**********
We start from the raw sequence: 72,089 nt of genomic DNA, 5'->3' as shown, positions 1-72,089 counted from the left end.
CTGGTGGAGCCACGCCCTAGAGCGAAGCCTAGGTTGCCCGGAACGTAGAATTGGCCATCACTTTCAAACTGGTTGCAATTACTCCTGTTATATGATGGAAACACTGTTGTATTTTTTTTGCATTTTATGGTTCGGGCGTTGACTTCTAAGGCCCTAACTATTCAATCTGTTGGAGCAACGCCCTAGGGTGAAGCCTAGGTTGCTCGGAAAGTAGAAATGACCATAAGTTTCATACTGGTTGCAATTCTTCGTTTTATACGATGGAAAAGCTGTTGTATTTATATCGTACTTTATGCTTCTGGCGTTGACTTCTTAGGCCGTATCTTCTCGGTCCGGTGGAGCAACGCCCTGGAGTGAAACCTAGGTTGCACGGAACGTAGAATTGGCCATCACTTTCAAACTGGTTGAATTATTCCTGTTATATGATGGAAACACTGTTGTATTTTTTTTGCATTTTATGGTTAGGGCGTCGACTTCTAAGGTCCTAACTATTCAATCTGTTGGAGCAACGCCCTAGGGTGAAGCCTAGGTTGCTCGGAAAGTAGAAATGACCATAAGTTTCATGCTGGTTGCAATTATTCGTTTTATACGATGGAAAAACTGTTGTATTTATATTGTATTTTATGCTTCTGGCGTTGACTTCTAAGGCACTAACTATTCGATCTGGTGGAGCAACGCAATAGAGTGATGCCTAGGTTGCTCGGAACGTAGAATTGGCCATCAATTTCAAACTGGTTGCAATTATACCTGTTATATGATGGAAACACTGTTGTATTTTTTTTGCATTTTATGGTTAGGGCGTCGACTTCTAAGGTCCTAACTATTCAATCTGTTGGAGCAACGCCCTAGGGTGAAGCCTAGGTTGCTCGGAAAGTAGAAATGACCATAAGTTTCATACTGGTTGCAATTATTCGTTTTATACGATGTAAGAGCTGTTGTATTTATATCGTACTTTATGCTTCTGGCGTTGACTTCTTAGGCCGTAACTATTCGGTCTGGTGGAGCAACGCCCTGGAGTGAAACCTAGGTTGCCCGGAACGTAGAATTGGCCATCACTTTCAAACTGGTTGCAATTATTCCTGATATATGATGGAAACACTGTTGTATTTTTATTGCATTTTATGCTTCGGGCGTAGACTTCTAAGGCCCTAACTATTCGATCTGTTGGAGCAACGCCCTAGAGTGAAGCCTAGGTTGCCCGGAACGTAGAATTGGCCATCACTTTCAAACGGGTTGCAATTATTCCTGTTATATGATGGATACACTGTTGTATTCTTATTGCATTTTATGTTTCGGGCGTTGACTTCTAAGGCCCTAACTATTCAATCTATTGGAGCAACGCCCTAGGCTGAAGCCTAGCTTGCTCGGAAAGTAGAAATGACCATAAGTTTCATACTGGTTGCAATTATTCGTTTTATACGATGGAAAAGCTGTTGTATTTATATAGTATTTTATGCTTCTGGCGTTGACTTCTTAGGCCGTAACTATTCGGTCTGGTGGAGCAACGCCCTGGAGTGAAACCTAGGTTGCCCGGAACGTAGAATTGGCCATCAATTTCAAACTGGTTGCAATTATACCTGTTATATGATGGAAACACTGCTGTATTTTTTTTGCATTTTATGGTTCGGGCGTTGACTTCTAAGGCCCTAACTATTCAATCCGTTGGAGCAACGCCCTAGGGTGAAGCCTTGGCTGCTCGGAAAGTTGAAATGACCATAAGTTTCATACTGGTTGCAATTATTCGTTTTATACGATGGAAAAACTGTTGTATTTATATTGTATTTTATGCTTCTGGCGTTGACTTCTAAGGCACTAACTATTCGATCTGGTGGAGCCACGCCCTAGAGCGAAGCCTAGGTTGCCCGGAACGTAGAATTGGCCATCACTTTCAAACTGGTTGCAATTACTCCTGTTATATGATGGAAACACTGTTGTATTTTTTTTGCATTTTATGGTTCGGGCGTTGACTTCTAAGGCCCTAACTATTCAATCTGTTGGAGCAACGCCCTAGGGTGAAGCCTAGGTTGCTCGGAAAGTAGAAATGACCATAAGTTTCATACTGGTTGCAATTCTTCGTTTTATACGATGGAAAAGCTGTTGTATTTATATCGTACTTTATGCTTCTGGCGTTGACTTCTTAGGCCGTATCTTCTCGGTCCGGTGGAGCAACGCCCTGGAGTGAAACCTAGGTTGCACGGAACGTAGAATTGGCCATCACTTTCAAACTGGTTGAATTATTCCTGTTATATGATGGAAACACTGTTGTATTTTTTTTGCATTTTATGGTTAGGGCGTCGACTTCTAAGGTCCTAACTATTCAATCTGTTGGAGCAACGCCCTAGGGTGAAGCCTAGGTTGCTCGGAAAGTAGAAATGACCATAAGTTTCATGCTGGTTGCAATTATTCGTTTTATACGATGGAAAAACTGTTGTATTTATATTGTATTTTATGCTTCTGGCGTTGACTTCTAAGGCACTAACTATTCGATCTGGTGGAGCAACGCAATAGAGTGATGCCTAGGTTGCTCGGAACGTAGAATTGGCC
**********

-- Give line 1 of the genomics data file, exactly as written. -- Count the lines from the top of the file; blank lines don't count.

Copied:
We start from the raw sequence: 72,089 nt of genomic DNA, 5'->3' as shown, positions 1-72,089 counted from the left end.